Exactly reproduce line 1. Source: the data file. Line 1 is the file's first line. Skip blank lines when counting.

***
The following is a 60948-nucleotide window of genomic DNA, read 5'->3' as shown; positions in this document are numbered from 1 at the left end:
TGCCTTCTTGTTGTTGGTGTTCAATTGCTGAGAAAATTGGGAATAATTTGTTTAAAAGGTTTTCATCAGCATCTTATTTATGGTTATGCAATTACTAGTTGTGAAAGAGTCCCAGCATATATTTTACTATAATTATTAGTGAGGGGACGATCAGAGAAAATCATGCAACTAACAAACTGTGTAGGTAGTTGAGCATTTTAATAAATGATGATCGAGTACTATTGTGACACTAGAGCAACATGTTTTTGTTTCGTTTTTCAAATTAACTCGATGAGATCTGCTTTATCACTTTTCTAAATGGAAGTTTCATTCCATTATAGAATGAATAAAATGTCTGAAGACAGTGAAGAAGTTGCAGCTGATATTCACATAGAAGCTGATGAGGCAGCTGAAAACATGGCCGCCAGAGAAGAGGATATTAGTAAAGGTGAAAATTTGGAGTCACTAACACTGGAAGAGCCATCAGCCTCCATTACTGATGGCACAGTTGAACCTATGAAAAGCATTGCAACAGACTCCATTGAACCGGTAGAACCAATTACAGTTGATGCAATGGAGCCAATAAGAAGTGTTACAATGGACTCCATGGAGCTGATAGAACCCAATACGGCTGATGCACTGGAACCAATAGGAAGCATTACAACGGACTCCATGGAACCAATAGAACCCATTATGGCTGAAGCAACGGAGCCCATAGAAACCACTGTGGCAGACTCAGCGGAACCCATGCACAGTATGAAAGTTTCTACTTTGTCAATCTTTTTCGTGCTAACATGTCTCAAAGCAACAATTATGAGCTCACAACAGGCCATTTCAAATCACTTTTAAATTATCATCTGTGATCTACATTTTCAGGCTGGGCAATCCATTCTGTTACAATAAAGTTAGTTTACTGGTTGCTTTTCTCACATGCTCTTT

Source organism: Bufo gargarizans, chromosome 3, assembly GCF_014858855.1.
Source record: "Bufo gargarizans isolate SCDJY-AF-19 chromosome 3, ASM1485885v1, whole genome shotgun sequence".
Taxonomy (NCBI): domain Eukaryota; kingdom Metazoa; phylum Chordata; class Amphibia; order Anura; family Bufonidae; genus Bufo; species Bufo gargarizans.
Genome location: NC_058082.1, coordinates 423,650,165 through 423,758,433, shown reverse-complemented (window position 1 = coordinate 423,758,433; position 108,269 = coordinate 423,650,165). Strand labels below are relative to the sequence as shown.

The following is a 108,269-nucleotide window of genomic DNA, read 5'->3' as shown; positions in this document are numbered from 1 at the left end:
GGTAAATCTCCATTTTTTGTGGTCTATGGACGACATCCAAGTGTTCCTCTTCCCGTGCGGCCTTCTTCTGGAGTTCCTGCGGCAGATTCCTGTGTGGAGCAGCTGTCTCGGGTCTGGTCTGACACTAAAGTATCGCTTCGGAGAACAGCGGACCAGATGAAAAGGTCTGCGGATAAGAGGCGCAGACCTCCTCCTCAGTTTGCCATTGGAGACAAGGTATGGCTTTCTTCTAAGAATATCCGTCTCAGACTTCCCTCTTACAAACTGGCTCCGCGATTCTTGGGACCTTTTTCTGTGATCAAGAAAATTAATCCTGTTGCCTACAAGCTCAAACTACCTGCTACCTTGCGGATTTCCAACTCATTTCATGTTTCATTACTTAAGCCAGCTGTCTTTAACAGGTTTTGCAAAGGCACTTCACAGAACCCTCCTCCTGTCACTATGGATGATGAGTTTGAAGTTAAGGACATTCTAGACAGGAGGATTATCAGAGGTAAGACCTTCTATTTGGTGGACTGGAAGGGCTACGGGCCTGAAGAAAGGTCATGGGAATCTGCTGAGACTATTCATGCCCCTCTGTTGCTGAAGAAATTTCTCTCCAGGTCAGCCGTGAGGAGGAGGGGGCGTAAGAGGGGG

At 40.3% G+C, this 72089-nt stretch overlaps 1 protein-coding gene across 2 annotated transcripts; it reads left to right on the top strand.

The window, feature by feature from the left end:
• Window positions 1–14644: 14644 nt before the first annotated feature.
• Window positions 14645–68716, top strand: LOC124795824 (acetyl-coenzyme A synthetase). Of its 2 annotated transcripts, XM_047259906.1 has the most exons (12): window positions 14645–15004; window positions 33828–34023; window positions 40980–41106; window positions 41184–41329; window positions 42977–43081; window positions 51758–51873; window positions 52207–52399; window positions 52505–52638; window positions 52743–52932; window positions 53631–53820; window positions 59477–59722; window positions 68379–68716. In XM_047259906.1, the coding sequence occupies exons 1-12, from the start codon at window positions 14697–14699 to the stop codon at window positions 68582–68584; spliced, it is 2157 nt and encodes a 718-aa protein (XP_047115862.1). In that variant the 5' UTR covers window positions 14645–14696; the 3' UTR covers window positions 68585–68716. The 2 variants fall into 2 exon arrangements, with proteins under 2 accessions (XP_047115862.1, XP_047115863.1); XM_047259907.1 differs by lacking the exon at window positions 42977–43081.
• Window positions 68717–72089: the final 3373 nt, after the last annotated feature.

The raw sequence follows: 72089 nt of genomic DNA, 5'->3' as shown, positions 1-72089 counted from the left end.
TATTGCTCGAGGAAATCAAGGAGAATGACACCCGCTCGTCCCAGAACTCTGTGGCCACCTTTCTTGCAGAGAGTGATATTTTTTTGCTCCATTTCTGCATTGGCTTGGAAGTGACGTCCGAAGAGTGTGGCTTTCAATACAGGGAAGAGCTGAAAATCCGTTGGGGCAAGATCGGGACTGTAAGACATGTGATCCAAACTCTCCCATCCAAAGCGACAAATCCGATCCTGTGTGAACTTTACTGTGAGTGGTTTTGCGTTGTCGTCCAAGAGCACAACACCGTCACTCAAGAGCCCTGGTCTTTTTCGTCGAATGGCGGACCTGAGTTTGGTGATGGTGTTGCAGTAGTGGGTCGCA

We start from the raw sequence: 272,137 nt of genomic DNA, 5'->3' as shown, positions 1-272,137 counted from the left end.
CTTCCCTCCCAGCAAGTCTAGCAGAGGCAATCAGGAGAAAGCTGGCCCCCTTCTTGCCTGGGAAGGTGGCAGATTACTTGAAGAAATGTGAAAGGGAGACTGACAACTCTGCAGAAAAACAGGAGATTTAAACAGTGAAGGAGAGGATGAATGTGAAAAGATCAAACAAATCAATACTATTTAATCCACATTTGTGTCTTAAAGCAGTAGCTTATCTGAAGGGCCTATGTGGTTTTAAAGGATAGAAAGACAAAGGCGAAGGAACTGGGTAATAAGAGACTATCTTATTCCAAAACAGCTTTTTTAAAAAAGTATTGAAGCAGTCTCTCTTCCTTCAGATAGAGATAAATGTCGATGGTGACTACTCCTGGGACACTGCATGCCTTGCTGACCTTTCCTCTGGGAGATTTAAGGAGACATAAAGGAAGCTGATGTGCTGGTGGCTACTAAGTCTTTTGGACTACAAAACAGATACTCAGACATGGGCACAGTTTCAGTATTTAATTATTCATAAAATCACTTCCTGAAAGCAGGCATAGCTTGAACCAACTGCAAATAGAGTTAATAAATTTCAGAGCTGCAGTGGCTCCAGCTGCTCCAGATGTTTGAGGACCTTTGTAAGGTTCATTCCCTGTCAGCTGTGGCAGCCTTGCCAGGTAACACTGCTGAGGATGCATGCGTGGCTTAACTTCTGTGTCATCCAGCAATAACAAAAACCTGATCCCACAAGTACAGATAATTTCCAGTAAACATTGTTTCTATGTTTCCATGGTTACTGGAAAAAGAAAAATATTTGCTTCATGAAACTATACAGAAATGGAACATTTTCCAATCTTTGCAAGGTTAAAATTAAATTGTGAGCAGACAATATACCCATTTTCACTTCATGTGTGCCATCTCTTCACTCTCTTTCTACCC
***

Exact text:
The following is a 60948-nucleotide window of genomic DNA, read 5'->3' as shown; positions in this document are numbered from 1 at the left end: